When Can You Pull A Credit Report?

When you are going to recover a judgment, and you get a notarized assignment of judgment returned to you; can you pull a credit report on the debtor before you file that assignment at the court?

One of many judgment articles: I am not a lawyer, and this article is my opinion based on my experience, please consult with a lawyer if you need legal advice.

I think if you read the full text of the Fair Credit reporting Act PDF at: http://www.consumer.ftc.gov/sites/default/files/articles/pdf/pdf-0111-fair-credit-reporting-act.pdf, you will probably decide that yes, you can pull a credit report before you file the assignment at the court.

The Federal law states that you must have a "permissible purpose". It defines several types of permissible purpose, and two that are especially relevant.

The first is to a person who (or a credit reporting agency) has reason to believe they intend to use the information in connection with a credit transaction involving the consumer, on whom the information is to be furnished, and involving the extension of credit to, or review or collection of an account of, the consumer.

The FTC interprets this to mean that a judgment creditor may lawfully obtain a consumer report AKA credit report, on their debtor without the foreknowledge or consent of the debtor.

A credit reporting agency may provide a credit report to someone who intends to use the information, as a potential investor or servicer, or current insurer, in connection with a valuation of, or an assessment of the credit or prepayment risks associated with, an existing credit obligation.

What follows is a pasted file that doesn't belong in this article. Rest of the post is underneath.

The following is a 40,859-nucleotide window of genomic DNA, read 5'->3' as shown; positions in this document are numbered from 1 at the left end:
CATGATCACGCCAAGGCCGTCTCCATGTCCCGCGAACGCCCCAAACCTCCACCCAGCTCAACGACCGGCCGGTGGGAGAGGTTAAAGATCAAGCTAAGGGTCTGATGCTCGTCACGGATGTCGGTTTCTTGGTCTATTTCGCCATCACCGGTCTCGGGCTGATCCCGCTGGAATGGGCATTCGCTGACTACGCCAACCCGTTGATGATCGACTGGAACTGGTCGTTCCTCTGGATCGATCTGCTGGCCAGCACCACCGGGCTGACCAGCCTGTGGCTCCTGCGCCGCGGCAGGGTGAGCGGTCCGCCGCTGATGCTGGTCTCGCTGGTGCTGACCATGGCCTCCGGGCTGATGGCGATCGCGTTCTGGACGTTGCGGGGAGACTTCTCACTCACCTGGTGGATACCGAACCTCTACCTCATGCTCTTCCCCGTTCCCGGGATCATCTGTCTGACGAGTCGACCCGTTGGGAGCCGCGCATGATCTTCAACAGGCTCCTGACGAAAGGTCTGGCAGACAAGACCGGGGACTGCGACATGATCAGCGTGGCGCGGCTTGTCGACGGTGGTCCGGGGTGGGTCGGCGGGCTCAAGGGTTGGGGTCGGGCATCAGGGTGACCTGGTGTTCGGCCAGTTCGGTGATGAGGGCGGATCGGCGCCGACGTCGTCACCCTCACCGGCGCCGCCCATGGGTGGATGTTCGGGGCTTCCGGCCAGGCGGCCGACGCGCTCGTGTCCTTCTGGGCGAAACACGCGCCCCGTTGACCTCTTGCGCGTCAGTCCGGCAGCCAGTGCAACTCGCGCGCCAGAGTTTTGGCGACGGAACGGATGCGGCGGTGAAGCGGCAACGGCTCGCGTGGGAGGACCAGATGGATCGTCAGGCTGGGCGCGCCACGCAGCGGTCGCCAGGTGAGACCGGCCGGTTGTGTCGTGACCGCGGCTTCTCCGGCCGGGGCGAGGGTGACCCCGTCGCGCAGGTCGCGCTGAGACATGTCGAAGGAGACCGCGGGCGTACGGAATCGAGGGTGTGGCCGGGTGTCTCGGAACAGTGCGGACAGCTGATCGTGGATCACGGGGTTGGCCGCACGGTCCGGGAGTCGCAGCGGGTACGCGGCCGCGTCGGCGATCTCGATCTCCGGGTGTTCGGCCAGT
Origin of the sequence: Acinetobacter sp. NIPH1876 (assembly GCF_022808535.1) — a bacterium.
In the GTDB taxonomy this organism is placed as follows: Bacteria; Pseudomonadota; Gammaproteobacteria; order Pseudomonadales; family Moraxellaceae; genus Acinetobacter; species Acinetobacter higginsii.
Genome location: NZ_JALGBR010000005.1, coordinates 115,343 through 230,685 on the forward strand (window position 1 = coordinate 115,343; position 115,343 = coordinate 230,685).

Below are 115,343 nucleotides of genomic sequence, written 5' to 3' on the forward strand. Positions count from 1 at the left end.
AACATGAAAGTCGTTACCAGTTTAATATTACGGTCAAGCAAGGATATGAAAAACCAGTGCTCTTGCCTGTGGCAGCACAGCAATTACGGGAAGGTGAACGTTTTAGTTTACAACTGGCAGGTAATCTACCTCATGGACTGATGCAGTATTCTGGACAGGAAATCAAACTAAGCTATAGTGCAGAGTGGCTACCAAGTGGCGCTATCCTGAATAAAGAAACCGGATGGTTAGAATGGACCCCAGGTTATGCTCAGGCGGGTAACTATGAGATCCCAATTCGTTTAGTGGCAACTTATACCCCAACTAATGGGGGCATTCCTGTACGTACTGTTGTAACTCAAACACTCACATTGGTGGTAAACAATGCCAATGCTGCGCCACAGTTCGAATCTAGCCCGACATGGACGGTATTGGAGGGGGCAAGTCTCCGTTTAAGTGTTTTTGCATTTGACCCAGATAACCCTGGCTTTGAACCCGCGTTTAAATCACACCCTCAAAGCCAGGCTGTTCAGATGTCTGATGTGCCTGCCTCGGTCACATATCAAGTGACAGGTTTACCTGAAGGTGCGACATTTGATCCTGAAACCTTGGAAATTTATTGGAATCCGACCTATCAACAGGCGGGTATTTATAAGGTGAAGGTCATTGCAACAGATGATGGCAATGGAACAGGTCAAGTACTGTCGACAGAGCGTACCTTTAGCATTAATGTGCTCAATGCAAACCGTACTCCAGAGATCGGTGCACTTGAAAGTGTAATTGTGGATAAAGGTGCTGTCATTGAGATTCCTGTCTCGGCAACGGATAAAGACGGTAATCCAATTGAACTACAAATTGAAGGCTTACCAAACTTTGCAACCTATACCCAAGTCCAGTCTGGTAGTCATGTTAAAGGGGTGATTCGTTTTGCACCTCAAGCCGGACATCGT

As far as the FTC is concerned, a debt collector is servicing the account of the debtor. The FCRA allows one to obtain a credit report on a judgment debtor even before the assignment is filed at the court.

As a judgment enforcer that pulls credit reports, you will eventually get a call from someone wanting to know why you had to pull a credit report. You might tell them that you are a debt collector. They may rant and rave about how they think you have violated the FCRA, and that they will sue you. You might tell them to take their best shot, and you'll see them in court. Chances are that you will never hear from them again.

To play it safe, make sure you get an acknowledgment of assignment in your possession from the original judgment creditor, before you pull a credit report.

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Mark D. Shapiro - Judgment Expert - http://www.JudgmentBuy.com - where judgments get Recovered.

Tuesday, October 14, 2014

Judgments And Credit Reports

One way to increase the chances that your judgment will be paid, is when your judgment is placed on the debtor's credit report(s).

One of many judgment articles: I am not a lawyer, and this article is my opinion based on my experience, please consult with a lawyer if you need legal advice.

In the past, the best way to increase the odds that a judgment would be included, was to send copies of the judgment to the major credit bureaus. Now, the credit bureaus no longer take action on judgments sent to them by individuals. Now, they only get and accept judgment information coming from data research companies.

Usually, judgments are not automatically put on credit reports, unless the creditor takes a certain action; and even then, it is not guaranteed that a judgment will appear on their debtor's credit report(s). The way a creditor can increase the odds that their judgment will appear on credit reports, is to record a judgment lien or an abstract of judgment, at a county recorder's office.

Also, record new liens in any county where the recording may impact your debtor. Examples would be where they live, where their parents live, to catch probate payments; where they own business interests or property, etc.